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Pawsitively sad: Pet-owners are more sensitive to negative emotion in animal distress vocalizations

Research output: Contribution to journalArticle

Christine E. Parsons, Richard T. LeBeau, Morten L. Kringelbach, Katherine S. Young

Original languageEnglish
Article number181555
JournalRoyal Society open science
Volume6
Issue number8
DOIs
Publication statusPublished - 1 Aug 2019

King's Authors

Abstract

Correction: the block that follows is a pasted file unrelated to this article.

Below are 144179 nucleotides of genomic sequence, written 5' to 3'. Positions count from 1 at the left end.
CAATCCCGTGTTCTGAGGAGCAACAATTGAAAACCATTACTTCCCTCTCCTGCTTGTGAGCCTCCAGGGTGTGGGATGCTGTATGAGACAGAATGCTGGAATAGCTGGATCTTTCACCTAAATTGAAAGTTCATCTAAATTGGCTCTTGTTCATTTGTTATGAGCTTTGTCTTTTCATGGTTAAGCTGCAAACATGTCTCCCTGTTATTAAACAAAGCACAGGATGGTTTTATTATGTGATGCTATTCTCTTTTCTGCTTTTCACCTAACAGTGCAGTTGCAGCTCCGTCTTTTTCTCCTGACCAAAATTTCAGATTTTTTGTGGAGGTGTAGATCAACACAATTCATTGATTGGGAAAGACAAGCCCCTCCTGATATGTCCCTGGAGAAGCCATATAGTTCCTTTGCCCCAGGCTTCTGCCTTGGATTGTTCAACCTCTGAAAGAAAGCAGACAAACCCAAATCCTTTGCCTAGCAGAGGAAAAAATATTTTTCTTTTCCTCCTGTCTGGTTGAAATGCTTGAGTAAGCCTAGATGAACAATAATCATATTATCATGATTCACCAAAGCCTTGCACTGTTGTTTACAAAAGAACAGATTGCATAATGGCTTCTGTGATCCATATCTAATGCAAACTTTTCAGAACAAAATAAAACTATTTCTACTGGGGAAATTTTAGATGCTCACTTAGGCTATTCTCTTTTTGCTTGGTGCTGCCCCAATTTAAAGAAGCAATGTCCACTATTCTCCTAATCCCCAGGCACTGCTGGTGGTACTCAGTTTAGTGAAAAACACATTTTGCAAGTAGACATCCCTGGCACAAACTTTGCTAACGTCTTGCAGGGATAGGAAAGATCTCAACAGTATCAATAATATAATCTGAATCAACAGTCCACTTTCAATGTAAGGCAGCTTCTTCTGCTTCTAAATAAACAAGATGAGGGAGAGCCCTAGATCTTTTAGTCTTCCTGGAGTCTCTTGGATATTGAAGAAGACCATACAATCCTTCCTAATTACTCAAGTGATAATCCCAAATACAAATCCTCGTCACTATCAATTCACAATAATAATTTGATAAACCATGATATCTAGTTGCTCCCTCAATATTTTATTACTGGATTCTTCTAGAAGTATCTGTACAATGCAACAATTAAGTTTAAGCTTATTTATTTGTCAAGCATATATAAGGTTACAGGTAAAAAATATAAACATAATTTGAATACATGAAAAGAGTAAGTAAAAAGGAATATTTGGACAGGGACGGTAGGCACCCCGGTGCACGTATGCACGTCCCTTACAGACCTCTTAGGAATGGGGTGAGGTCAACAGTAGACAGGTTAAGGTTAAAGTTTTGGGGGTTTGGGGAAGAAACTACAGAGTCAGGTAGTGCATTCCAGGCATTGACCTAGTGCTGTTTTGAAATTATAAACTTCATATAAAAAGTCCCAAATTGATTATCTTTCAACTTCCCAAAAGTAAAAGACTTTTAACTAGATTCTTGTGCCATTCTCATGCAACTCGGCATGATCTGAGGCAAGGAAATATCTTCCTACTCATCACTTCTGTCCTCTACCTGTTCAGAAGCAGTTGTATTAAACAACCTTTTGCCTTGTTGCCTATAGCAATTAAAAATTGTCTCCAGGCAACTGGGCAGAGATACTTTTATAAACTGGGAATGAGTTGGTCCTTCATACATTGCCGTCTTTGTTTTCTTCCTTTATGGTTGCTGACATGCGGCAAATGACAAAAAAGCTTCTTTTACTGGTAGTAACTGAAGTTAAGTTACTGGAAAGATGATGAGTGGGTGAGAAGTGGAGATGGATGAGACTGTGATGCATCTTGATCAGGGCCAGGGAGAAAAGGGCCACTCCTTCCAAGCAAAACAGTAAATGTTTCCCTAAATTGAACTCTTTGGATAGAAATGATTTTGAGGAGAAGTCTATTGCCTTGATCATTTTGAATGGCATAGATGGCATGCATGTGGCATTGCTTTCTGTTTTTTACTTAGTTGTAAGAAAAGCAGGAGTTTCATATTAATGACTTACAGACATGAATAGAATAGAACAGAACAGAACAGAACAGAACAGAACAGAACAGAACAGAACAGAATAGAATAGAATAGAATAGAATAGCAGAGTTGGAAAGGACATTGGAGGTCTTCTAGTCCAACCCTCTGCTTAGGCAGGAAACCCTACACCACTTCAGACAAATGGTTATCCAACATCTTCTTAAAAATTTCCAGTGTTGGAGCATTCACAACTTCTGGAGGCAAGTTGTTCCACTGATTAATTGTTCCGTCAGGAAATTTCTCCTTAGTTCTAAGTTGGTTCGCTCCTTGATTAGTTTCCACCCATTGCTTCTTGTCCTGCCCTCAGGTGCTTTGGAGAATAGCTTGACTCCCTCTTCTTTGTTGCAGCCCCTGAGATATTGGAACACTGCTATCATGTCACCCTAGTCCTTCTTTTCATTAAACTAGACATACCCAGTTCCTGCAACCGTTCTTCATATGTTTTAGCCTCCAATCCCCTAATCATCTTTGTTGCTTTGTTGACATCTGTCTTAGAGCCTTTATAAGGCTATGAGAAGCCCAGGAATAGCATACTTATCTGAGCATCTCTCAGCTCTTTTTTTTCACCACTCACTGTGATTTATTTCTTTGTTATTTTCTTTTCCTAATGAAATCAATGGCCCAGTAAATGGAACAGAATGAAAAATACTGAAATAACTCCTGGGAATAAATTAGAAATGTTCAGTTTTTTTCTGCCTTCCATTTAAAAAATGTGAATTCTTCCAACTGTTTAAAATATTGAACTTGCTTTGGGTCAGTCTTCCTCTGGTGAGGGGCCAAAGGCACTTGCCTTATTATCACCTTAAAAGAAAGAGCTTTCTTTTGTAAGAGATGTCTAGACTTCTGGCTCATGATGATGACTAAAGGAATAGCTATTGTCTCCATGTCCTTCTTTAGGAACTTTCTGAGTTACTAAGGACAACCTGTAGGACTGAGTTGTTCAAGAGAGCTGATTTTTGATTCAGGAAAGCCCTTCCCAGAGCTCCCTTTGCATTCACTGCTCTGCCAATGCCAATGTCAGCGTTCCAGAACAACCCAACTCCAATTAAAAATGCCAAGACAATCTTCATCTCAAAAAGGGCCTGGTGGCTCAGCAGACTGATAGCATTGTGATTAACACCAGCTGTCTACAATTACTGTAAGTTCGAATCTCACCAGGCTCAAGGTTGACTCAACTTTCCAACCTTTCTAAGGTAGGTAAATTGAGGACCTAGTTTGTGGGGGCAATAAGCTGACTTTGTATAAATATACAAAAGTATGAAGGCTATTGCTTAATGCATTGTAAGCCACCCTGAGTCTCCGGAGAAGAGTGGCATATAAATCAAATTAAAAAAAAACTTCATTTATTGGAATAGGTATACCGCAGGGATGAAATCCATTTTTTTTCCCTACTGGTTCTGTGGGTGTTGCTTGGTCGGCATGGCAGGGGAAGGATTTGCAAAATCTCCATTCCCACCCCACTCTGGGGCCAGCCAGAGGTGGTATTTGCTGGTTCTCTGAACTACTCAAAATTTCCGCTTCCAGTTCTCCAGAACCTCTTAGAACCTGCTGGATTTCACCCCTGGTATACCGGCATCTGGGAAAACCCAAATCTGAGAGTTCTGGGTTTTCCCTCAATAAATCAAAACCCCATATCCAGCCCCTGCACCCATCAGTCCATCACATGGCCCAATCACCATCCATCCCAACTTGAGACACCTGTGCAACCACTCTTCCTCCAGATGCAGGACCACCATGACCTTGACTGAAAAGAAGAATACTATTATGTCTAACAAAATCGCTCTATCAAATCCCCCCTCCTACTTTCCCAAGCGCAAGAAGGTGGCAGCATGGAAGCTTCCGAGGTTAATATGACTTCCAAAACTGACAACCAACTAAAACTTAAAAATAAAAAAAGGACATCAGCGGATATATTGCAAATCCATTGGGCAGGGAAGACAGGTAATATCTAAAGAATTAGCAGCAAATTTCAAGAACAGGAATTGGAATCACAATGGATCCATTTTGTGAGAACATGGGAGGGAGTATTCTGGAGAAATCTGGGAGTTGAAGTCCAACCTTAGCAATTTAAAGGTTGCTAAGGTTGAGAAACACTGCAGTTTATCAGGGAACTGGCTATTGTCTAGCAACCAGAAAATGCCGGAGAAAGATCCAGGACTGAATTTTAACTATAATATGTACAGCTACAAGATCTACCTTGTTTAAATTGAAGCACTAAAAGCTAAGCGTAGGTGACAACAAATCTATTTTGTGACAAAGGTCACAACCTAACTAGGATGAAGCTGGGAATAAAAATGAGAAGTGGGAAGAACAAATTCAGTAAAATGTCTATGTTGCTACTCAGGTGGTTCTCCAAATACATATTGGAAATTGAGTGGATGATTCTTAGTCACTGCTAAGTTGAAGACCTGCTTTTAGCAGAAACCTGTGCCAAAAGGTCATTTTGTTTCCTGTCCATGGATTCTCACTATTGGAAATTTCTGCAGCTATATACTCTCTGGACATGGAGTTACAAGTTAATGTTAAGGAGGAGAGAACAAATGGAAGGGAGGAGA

Pets have numerous, effective methods to communicate with their human hosts. Perhaps most conspicuous of these are distress vocalizations: in cats, the ‘miaow’ and in dogs, the ‘whine’ or ‘whimper’. We compared a sample of young adults who owned cats and or dogs (‘pet-owners’ n = 264) and who did not (n = 297) on their ratings of the valence of animal distress vocalizations, taken from a standardized database of sounds. We also examined these participants’ self-reported symptoms of anxiety and depression, and their scores on a measure of interpersonal relationship functioning. Pet-owners rated the animal distress vocalizations as sadder than adults who did not own a pet. Cat-owners specifically gave the most negative ratings of cat miaows compared with other participants, but were no different in their ratings of other sounds. Dog sounds were rated more negatively overall, in fact as negatively as human baby cries. Pet-owning adults (cat only, dog only, both) were not significantly different from adults with no pets on symptoms of depression, anxiety or on self-reported interpersonal relationship functioning. We suggest that pet ownership is associated with greater sensitivity to negative emotion in cat and dog distress vocalizations.

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